The fundamental difficulty with XML documents is checking their internal validity (cohesion of document logic). You need to perform syntax checking to see whether all tags and definitions are proper and properly called. Only after syntax checking is passed, can an XML document be confirmed as well formed and can the logical structure of the document be parsed. XML documents are validated by XML parsers.
All the Eclipse XML plug-ins described below are able to perform XML validation, indicating warnings and errors inside code. If you try to open an XML document, the XML Parser might generate an error. The exact error code, the error text, and even the line that caused the error can be retrieved. You can validate an XML document on demand or automatically when you save the document. You may clear validation error tasks as a group. The XMLBuddy plug-in uses a system-wide XML parser, but remember that the Eclipse Platform comes with one of the best XML parsers available: Xerces (XML4J). See Resources for download information. You are not limited to Xerces or a system parser, though, because you can point to the other XML parsers using Run => External Tools => Configure.
The other significant XMLBuddy feature is support for different character encodings. This comes in handy if, for example, you need to work with XML portable documents written in different languages (for example, Polish and English). This is not an easy task considering that there are three main ways for encoding Polish national characters: one is Windows Latin-2 (CP1250) used by Windows 9x/2000; another is ISO Latin-2 (ISO8859-2) used in the Internet and by UNIX and UNIX-like systems (such as Linux); a third is MacOS and MacOS X, which use different character encoding standards for the Polish language.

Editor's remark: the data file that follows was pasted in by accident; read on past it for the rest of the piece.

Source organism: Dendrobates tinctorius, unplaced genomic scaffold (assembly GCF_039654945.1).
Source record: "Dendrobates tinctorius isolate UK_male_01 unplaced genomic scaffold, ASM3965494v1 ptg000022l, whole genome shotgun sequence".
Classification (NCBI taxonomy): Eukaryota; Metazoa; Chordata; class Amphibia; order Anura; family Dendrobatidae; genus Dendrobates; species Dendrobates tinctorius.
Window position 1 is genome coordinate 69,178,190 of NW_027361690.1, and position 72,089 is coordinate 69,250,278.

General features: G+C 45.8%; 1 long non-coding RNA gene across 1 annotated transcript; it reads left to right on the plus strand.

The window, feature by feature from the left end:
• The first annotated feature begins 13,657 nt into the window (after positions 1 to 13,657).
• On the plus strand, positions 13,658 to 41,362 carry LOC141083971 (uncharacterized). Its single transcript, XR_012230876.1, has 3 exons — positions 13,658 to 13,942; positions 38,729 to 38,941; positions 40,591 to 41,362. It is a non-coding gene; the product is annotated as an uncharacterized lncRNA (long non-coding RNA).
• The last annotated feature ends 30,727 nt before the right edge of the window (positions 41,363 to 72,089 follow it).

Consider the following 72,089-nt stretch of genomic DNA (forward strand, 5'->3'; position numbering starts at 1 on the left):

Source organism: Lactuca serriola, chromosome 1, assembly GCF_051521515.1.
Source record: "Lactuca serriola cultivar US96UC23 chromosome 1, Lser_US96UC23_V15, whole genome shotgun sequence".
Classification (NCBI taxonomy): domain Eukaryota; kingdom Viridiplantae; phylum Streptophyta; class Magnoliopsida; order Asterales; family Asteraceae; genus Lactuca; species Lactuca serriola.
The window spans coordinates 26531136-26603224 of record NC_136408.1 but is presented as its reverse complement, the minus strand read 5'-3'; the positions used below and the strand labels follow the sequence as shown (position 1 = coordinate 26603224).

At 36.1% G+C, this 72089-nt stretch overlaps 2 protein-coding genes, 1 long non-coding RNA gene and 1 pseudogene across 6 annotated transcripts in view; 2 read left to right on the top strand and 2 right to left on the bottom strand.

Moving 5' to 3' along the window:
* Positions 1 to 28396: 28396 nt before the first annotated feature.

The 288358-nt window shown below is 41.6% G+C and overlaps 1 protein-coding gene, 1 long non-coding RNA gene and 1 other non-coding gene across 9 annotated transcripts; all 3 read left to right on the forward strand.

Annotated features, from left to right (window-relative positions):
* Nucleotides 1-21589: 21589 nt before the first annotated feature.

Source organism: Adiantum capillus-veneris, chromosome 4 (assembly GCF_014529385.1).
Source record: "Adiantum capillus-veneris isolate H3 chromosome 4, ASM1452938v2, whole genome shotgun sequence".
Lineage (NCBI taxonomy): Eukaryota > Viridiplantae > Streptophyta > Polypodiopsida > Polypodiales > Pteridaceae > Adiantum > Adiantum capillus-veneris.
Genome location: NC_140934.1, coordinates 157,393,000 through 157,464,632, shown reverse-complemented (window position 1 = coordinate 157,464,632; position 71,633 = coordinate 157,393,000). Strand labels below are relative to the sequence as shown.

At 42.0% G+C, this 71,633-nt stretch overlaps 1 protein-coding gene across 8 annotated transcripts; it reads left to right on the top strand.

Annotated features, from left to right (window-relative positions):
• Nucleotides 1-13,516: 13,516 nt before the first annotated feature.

In general, XMLBuddy offers two solutions for character encoding: XML document encoding may be auto-detected based on file contents or set to a default encoding. Default encoding may be workspace-wide or resource-specific. To open the XML encoding preferences, select Window => Preferences => XML => Encoding.
The problem with these solutions to character encoding is that, for XML, one encoding (per workbench) does not fit all. XML documents may arrive from any number of sources worldwide. In many cases, users have no control over the encoding of documents that come from others and may have no way to partition their work along encoding boundaries. It is very unlikely that the same encoding preference will suit, say, Java source files and XML documents. In cases where no single set of global preferences is sufficient, XMLBuddy provides per-document properties. Specifying the properties for each file in a project is a burdensome task. But when that one document arrives that uses an uncommon encoding that cannot be auto-detected and is not specified in the document, properties are the only solution. To open the encoding properties for a particular file, right-click on the file and select Properties = > XML => Encoding. Figure 4 shows how to set global character encoding.
Figure 4. Setting global character encoding for XML documents in Eclipse
XML Schema specifies the XML Schema definition language, which offers facilities for describing the structure and constraining the contents of XML 1.0 documents, including those that exploit the XML Namespace facility. The schema language, which is itself represented in XML 1.0 and uses Namespaces, substantially reconstructs and considerably extends the capabilities found in XML 1.0 DTDs. Keep in mind that DTDs have a number of limitations:
- The content models are generally hard to use for complex requirements.
- There is no support for Namespaces.
- There is very limited support for modularity and reuse.
- There is no support for extensions or inheritance of declarations.
- It is difficult to write, maintain, and read large DTDs, and to define families of related schemas.
- There is no embedded, structured self-documentation (only
<!-- comments -->is available).
- Content and attribute declarations cannot depend on attributes or element context (many XML languages use that, but their DTDs have to "allow too much").
- Only a primitive ID attribute mechanism is available (in other words, no uniqueness scope).
But XML Schema also has disadvantages:
- XML Schema is complicated; programmers that only need to use XML occasionally may find it unnecessarily difficult.
- XML Schema cannot require a specific root element (so extra information is required to validate even the simplest documents).
- When describing mixed content, the character data cannot be constrained in any way.
- Content and attribute declarations cannot depend on attributes or element context (this is also a central problem of DTDs).
- Defaults cannot be specified separate from the declarations.